• Does the actual WG definition and focus match the expectations?
    • Alignment/ determination of WG goal(s)
    • Agree upon ToDos & timelines
    • Miscellaneous
    15:30 - 16:30
    WG ESBB Science & Innovation***

    The ESBB Working Group meetings at the EBW2019 will be open for non-ESBB members as well, but only by registering. The ESBB WG meetings will reflect on the work conducted during the last year as well as on the WG’s current tasks and discuss future topics to be addressed.

    ESBB’s working group on Science & Innovation aims to (i) promote research, (ii) improve science, and (ii) identify opportunities and threats relating to scientific advances and innovation in the biobanking field, and to communicate these to the ESBB community. This will be pursued by making use of our highly interdisciplinary ESBB network including all membership types to address all scopes of biobank related projects from basic science via biospecimen research including pre-analytics up to translational research and clinical trials. Projects may entail pilot phases, common grant applications as well as reach out initiatives to our stakeholders and partners. We foresee a close interaction with our other ESBB working groups as supporting and/or enabling initiatives.

    Chairs: Sofie Bekaert & Jens K. Habermann

    Agenda

    • Introduction
    • Discuss expectations of participants
    • Does the actual WG definition match the expectations?
    • Alignment / determination of WG goal(s)
    • Collect/agree upon ideas for common projects
    • Next steps for biobank success stories
    • Agree upon ToDos & timelines
    • Miscellaneous
    16:30 - 17:30
    WG ESBB Domestic & Wildlife Animals !NEW!***

    The ESBB Working Group meetings at the EBW2019 will be open for non-ESBB members as well, but only by registering. The ESBB WG meetings will reflect on the work conducted during the last year as well as on the WG’s current tasks and discuss future topics to be addressed.

    Biobanks enable local and international collaborative research projects while also supporting preservation and protecting biodiversity of domestic and wildlife animals. Hereby, addressing sample quality, traceability, transparency and exchangeability are key. Moreover, domestic and wildlife biobanking on the cellular level has profound biomedical potential for developing new treatment strategies for example against cancer, diabetes or cardiovascular diseases. This WG will focus on challenges and critical aspects specific for domestic and wildlife animal biobanking and biopreservation.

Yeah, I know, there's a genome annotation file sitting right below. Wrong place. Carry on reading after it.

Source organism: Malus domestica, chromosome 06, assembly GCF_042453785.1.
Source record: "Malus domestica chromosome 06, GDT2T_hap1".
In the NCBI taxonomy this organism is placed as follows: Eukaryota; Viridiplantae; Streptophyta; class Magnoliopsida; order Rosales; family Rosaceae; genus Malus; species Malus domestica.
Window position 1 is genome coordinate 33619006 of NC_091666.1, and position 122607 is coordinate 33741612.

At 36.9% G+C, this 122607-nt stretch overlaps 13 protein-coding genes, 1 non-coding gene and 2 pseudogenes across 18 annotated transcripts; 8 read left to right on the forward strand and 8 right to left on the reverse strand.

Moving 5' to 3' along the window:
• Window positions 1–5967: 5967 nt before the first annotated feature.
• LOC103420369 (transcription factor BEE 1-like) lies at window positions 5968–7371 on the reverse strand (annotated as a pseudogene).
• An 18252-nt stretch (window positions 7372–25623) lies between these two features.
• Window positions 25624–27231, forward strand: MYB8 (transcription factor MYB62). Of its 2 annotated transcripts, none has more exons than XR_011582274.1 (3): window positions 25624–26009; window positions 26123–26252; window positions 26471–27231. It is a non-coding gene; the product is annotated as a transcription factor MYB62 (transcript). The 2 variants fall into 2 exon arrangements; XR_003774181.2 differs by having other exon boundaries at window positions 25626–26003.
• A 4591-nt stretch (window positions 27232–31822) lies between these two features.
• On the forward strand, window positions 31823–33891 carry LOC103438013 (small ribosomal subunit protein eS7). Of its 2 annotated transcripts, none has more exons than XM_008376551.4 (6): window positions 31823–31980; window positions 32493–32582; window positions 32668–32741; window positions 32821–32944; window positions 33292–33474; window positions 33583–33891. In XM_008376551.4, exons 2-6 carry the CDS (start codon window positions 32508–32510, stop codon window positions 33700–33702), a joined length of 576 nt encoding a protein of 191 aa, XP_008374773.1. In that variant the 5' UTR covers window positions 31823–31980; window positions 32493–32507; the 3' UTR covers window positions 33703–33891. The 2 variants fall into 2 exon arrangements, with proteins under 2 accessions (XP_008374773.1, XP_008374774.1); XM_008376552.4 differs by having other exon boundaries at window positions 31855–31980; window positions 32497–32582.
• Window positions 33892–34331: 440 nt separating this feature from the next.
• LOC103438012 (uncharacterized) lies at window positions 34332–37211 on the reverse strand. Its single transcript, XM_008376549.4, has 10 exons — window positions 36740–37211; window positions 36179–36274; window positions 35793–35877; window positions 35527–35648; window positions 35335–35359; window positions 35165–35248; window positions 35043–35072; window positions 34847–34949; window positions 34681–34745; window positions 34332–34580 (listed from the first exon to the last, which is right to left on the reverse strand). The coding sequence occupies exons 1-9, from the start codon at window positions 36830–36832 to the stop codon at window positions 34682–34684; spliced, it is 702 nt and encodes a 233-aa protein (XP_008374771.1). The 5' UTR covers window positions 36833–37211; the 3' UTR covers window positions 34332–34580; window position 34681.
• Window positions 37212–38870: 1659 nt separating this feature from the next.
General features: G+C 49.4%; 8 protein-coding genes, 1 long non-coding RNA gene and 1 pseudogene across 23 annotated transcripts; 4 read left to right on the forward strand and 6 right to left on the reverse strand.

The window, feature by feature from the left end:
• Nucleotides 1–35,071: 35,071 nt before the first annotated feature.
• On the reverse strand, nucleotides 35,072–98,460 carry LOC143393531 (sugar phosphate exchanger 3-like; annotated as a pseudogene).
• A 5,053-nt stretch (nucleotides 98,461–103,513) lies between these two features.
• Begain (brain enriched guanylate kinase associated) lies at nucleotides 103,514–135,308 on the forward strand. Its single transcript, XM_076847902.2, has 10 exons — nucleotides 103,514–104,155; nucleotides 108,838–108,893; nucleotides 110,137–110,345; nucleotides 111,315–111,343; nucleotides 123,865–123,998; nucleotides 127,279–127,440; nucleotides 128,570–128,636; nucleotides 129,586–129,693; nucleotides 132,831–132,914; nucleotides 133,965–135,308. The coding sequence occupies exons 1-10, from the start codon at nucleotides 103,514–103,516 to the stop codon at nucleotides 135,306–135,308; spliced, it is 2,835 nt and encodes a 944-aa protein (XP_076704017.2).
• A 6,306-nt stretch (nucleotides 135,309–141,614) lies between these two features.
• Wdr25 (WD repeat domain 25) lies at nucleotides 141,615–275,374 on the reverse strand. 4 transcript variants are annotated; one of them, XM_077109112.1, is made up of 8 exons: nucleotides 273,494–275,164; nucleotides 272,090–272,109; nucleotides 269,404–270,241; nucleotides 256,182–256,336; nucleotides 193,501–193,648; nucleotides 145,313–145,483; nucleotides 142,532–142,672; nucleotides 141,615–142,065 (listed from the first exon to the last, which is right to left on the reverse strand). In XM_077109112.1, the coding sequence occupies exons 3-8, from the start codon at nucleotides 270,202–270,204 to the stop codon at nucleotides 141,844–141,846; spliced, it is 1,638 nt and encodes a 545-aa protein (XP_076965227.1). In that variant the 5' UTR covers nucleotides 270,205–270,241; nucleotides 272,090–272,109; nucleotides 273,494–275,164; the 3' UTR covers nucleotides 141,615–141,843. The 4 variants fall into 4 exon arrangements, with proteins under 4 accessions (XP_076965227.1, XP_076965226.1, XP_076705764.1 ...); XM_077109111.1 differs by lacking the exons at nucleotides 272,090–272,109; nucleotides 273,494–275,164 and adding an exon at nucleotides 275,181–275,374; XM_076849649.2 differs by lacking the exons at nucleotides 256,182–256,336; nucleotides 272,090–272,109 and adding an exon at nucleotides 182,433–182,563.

Chairs: Paul Bartels & Philipp Ciba

    Agenda

  • Introduction
  • Discuss expectations of participants
  • Does the actual WG definition and focus match the expectations?
  • Alignment / determination of WG goal(s)
  • Agree upon ToDos & timelines
  • Miscellaneous
  • 16:30 - 17:30
    WG ESBB Academia & Industry Cooperation***

    The ESBB Working Group meetings at the EBW2019 will be open for non-ESBB members as well, but only by registering. The ESBB WG meetings will reflect on the work conducted during the last year as well as on the WG’s current tasks and discuss future topics to be addressed.

    The long term AIM of the ESBB Academia & Industry Cooperation Working Group (formerly ESBB Translate) is to bring together ESBB members and pharma/biotech industry representatives in order to identify, elaborate and launch common research projects to promote academic-industry co-operations. The focus will be in identifying the needs of Industry, what the biobanks can offer and how both Industry and academia can ensure they are ready to work together when the need arises, by ensuring appropriate documentation is in place, contract needs are met and sample and data requirements are aligned. It is also important there is mutual understanding of the regulatory aspects that are relevant to the proposed cooperations.

    Chairs: Kirstin Goldring & Balwir Matharoo-Ball

    Agenda

      • Review paragraph and key goals
      • Review key points of consent from Industry (Kirstin) and Academic (Veronique) viewpoint
        • To capture what Industry wants and what academia/biobanks have the ability to deliver
        • Needs from academia biobanks
        • Identify potential barriers
      • MTA key points
      • ToDos
      • AOB
    16:30 - 17:30
    WG ESBB Data Standardization & Harmonization***

    The ESBB Working Group meetings at the EBW2019 will be open for non-ESBB members as well, but only by registering. The ESBB WG meetings will reflect on the work conducted during the last year as well as on the WG’s current tasks and discuss future topics to be addressed.

    Our goal is to provide information and reports on current state-of-the-art in the fields of standardization, knowledge, education and assistance to biobanks to help them implement data standards and ensure harmonization across internal and external systems.
    Our WG will coordinate communication between scientists and software vendors to create a unified standard for data interchange.